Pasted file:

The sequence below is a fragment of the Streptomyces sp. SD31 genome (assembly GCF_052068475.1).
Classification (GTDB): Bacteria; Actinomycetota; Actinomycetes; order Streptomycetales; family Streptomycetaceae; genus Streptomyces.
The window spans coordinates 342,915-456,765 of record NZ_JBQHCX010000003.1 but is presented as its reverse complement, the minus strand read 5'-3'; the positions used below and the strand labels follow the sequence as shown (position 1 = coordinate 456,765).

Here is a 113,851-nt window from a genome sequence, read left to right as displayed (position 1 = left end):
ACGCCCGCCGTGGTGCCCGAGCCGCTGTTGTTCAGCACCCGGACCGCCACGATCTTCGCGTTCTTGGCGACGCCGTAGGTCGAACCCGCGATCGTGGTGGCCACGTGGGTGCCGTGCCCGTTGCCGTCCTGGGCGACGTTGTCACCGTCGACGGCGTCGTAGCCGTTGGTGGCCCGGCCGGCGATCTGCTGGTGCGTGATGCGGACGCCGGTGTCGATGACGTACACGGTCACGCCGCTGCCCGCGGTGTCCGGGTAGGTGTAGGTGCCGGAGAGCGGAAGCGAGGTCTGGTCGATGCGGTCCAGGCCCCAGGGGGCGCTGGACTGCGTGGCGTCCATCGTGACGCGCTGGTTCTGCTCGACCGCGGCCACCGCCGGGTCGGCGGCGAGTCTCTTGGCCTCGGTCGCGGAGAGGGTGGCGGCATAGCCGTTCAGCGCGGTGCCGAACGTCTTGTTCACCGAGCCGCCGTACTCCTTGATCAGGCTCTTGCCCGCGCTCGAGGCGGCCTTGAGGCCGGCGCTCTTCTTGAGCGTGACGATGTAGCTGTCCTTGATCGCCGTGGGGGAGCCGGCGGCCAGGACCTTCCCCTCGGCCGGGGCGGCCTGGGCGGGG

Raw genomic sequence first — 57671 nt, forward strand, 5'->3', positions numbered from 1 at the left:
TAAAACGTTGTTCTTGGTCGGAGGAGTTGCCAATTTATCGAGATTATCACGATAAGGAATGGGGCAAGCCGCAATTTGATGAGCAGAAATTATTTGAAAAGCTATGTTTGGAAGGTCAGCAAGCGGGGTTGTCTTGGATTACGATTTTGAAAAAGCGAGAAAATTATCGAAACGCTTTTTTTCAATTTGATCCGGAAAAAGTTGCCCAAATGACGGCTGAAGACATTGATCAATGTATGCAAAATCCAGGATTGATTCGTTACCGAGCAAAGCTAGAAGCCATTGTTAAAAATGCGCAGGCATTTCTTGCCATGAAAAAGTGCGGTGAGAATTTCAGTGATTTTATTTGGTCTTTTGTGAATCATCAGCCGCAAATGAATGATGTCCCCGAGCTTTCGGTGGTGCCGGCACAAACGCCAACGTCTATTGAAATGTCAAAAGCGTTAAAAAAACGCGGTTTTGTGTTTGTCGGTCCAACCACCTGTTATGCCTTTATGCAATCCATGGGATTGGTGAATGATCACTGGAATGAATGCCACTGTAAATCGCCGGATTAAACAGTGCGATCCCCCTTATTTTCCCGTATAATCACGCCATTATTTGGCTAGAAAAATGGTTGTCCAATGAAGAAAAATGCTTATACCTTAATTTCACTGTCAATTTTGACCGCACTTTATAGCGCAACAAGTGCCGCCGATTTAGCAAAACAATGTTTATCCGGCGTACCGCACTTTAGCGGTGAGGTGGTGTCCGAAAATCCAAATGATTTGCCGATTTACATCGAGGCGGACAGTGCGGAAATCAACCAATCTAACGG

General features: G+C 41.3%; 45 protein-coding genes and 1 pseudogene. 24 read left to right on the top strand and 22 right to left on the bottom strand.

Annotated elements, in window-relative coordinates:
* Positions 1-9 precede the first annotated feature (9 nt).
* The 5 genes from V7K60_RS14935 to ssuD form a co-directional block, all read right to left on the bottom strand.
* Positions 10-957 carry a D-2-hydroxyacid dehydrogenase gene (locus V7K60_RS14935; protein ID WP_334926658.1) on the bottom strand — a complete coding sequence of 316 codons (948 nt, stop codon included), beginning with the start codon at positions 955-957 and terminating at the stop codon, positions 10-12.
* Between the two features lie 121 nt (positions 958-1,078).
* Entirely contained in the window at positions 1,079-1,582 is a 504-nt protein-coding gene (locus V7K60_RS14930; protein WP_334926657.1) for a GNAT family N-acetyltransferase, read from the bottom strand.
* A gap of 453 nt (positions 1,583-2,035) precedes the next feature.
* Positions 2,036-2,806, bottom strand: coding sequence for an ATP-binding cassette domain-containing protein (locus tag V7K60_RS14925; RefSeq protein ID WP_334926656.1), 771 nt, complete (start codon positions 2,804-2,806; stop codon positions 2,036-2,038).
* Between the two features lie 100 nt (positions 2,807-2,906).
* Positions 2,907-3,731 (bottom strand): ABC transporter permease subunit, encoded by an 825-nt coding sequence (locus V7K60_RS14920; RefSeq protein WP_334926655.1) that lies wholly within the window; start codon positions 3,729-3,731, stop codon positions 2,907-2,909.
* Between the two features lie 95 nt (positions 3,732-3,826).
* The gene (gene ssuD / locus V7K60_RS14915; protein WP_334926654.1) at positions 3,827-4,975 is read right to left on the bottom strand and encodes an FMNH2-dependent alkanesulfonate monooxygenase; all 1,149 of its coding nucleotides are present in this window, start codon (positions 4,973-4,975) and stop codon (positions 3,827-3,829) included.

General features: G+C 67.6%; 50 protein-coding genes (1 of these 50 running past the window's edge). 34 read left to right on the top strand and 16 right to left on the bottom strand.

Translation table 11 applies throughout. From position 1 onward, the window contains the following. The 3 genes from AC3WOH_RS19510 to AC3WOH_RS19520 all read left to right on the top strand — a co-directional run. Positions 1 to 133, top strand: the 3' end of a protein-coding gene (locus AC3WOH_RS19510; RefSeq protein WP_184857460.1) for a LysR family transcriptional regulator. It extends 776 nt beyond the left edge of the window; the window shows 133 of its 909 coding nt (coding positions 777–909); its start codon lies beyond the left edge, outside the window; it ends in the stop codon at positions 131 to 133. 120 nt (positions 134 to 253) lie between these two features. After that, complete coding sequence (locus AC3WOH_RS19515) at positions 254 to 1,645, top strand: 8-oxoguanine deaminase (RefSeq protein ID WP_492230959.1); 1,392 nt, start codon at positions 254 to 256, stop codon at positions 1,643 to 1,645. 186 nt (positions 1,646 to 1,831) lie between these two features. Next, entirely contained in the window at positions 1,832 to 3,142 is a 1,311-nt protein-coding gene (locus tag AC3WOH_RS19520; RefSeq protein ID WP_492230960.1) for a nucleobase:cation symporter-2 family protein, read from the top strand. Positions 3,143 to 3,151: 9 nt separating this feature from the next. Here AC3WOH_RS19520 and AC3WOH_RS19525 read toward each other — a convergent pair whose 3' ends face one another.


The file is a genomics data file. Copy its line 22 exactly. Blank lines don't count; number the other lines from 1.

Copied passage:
Translation table 11 applies throughout. From position 1 onward, the window contains the following. The 3 genes from AC3WOH_RS19510 to AC3WOH_RS19520 all read left to right on the top strand — a co-directional run. Positions 1 to 133, top strand: the 3' end of a protein-coding gene (locus AC3WOH_RS19510; RefSeq protein WP_184857460.1) for a LysR family transcriptional regulator. It extends 776 nt beyond the left edge of the window; the window shows 133 of its 909 coding nt (coding positions 777–909); its start codon lies beyond the left edge, outside the window; it ends in the stop codon at positions 131 to 133. 120 nt (positions 134 to 253) lie between these two features. After that, complete coding sequence (locus AC3WOH_RS19515) at positions 254 to 1,645, top strand: 8-oxoguanine deaminase (RefSeq protein ID WP_492230959.1); 1,392 nt, start codon at positions 254 to 256, stop codon at positions 1,643 to 1,645. 186 nt (positions 1,646 to 1,831) lie between these two features. Next, entirely contained in the window at positions 1,832 to 3,142 is a 1,311-nt protein-coding gene (locus tag AC3WOH_RS19520; RefSeq protein ID WP_492230960.1) for a nucleobase:cation symporter-2 family protein, read from the top strand. Positions 3,143 to 3,151: 9 nt separating this feature from the next. Here AC3WOH_RS19520 and AC3WOH_RS19525 read toward each other — a convergent pair whose 3' ends face one another.